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California drought gives boost to anti-fracking movement

Amid perennial worries over dry conditions and seismic activity, environmentalists aim for tighter drilling regulation

California is known for the twin threat of natural disasters from drought and earthquakes, with both phenomena certain to give many residents serious concern.

But there is one group that is starting to reap serendipitous marketing ammunition from the state’s current historic drought and the ever-present worry of ground-shaking tremors: the anti-fracking movement.

“California faces two interlinked crises, a water crisis and a climate crisis, and fracking makes both of these problems worse,” said Kassie Siegel, senior counsel for the Center for Biological Diversity, a nonprofit conservation group.

Fracking, or hydraulic fracturing — a method of high-pressure injection of substances to extract oil from rock formations — has become a hugely controversial subject across the United States. Defenders of the process, especially the oil and gas industry, hail it as a solution to America’s energy woes. Critics say it is highly pollutive and contributes to climate change at a time when the country should be moving away from fossil fuels.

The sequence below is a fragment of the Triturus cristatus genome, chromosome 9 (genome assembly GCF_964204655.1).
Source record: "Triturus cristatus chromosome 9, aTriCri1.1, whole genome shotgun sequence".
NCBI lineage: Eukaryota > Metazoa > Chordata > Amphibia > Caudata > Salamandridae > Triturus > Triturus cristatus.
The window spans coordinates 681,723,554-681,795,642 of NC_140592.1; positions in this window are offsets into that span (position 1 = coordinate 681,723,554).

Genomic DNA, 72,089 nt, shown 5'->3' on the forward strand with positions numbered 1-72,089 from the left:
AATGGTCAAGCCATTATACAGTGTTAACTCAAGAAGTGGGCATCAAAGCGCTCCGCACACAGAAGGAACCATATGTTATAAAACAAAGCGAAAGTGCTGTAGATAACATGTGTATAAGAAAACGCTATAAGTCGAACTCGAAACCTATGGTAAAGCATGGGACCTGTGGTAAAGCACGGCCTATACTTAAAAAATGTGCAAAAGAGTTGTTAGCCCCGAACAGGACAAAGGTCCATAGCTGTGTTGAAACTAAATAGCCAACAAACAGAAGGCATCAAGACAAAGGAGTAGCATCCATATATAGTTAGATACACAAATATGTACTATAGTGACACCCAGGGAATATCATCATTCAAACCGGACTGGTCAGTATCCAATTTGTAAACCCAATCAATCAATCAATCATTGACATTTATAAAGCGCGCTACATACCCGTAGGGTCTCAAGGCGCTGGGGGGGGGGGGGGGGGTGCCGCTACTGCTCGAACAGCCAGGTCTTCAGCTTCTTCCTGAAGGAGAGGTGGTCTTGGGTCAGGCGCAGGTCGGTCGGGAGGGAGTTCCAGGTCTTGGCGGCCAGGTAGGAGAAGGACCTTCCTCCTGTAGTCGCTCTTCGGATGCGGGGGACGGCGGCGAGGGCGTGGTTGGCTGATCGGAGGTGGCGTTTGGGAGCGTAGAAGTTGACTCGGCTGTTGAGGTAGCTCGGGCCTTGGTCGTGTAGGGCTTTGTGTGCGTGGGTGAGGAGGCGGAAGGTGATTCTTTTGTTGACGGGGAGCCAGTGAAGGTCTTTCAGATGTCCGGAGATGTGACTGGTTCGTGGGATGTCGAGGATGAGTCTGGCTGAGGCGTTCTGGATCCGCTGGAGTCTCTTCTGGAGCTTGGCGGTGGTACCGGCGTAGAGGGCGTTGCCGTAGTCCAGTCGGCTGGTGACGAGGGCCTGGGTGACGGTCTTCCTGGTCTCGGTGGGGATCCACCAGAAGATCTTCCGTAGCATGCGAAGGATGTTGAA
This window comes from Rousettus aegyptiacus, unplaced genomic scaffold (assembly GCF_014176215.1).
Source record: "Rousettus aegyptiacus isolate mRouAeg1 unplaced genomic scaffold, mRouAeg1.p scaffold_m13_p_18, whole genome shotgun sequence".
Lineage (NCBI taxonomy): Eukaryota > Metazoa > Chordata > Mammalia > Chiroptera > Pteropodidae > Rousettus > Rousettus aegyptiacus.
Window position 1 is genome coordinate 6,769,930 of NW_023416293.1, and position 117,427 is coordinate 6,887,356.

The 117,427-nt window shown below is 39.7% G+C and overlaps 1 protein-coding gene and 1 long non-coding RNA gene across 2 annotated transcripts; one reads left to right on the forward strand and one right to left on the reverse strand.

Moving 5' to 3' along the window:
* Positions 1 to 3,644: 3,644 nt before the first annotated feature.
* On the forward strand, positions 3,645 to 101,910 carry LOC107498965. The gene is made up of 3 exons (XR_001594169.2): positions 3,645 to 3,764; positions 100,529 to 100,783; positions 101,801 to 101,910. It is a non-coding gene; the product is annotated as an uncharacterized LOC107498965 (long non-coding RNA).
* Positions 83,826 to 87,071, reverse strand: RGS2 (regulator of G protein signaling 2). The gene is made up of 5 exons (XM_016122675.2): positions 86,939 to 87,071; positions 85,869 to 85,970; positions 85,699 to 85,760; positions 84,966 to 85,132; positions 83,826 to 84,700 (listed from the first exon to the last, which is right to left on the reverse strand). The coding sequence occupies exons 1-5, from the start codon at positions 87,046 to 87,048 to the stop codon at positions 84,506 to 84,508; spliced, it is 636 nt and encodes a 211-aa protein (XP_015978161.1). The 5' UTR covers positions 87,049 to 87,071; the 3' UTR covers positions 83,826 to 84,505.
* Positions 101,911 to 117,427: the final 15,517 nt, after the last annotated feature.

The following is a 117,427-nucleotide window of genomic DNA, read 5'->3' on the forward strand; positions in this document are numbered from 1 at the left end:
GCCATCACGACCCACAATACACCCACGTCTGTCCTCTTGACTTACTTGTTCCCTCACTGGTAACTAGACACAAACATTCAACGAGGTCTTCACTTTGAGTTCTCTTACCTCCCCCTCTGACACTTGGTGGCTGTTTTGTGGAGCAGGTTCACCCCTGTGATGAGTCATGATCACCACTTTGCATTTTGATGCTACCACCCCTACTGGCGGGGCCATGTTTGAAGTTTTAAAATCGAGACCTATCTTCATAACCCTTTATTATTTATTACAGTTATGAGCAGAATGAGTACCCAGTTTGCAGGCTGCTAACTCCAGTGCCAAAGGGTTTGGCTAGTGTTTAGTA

But California’s unique circumstances have led to a different twist on the debate over fracking wells. “They use an enormous amount of fresh water … And fracking has been known to induce earthquakes,” said Siegel.

Drought and quakes are bound to get every Californian to stand up and listen. The state is in its third year of drought, and water reserves are so low that this year is on track to be the worst in 500 years. At the same time, the southern part of the state has been shaken by several earthquakes in recent weeks, and the specter of the Big One looms large.

“Those injection wells, when put near faults, create and aggravate seismic activity,” said Kathryn Phillips, director of Sierra Club California. “In California, we’re starting to wonder. Is it being made worse?”

The anti-fracking lobby has pounced on the trigger words “drought” and “quake” in its campaign to ban the controversial process. The momentum has picked up statewide, although 95 percent of fracking in California is confined to rural Kern County, an oil-rich area that produces 60 percent of the state’s oil. Unlike the situation in the Northeast and Midwest of the U.S., all the fracking done in California is to drill for oil, not natural gas.

A bill proposing a statewide moratorium on fracking passed a Senate committee this week. In January, a state law that requires oil companies to obtain permits for fracking and to estimate how much water they’ll use took effect. State agencies are developing more comprehensive regulations, but many local governments are taking matters into their own hands.

A pump jack in a field being developed for drilling next to a farm near Lost Hills, Calif.
David McNew/Getty Images